Friday, November 2, 2012

Pune Engineering Colleges finding it difficult to fill seats

The second most important city of Maharashtra, Pune is home to some of the finest educational institutes in India. Founded in 1949, the University of Pune has 46 academic departments, 269 affiliated colleges and 118 recognized research institutions. The university records as many as 170,000 students every year. Out of various disciplines of higher education, engineering is one of the most preferred courses. Some of the well-known engineering colleges in Pune include All India Shri Shivaji Memorial Society's College of Engineering, Army Institute of Technology, Bharati Vidyapeeth Deemed University College of Engineering, College of Engineering, and College of Military Engineering and so on. Students from all over India, flock to Pune every year to pursue their higher studies in engineering.

However, recently a trend of seats going vacant was spotted. And gradually, getting a seat in any engineering colleges in Pune has become a cake walk for many. This is mainly because, as many as 40,000 seats are going vacant not only in engineering colleges in Pune, but also in other cities like Mumbai, Nagpur and Kolhapur. This trend has almost defied the purpose of an engineering entrance exam that is conducted by the state. With more seats than the number of students applying, most engineering colleges are literally struggling to fill up their seats.

As per records, as many as more than 2 lakh students appear for the engineering entrance exam conducted by the MHT-CET. Out of this, only 1lakh students ended up registering for the engineering admissions. There are a total of 1.48 lakh seats in engineering colleges in the state out of which many are going simply vacant.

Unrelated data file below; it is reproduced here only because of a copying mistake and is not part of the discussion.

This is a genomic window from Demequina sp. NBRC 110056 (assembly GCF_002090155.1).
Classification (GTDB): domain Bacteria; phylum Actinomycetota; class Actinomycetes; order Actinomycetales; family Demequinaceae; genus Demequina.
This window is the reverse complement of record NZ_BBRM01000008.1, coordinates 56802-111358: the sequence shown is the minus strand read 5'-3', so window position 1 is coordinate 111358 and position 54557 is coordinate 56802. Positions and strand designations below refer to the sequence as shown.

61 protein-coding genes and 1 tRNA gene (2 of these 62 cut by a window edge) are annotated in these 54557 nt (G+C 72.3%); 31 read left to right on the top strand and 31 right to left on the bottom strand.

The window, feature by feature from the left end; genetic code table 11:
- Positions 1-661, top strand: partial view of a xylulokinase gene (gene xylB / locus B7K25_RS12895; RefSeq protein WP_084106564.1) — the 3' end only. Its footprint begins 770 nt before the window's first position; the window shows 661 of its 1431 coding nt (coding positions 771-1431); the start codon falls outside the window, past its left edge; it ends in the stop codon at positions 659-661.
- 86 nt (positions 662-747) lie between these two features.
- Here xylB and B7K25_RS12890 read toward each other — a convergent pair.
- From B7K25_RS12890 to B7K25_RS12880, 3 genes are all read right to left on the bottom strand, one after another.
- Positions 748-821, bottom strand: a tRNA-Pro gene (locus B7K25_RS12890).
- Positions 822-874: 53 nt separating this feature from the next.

According to reports published in October 2012, more than12000 seats in 114 engineering colleges went vacant at the end of first-year engineering degree course admission process.

The members of the University of Pune have raised concern over the high level of vacancy even at some of the well-known engineering colleges. This has led to the university not approving upcoming engineering colleges in the state from the academic year 2013–2014.

Not only Pune, but engineering colleges in other Indian cities are also facing the same problem. To cope up with the problem, many engineering colleges end up extending the last date of registration. Even the AICTE has expressed its concern and lowered the eligibility criteria for technical/engineering courses from 50% to 45% for the general category. However, even this step did not help much.

Many institutional bodies and universities across the country have approached the AICTE and requested it not to sanction new engineering colleges.
In spite of such measures, there seems that very little can be done to do away with this problem.


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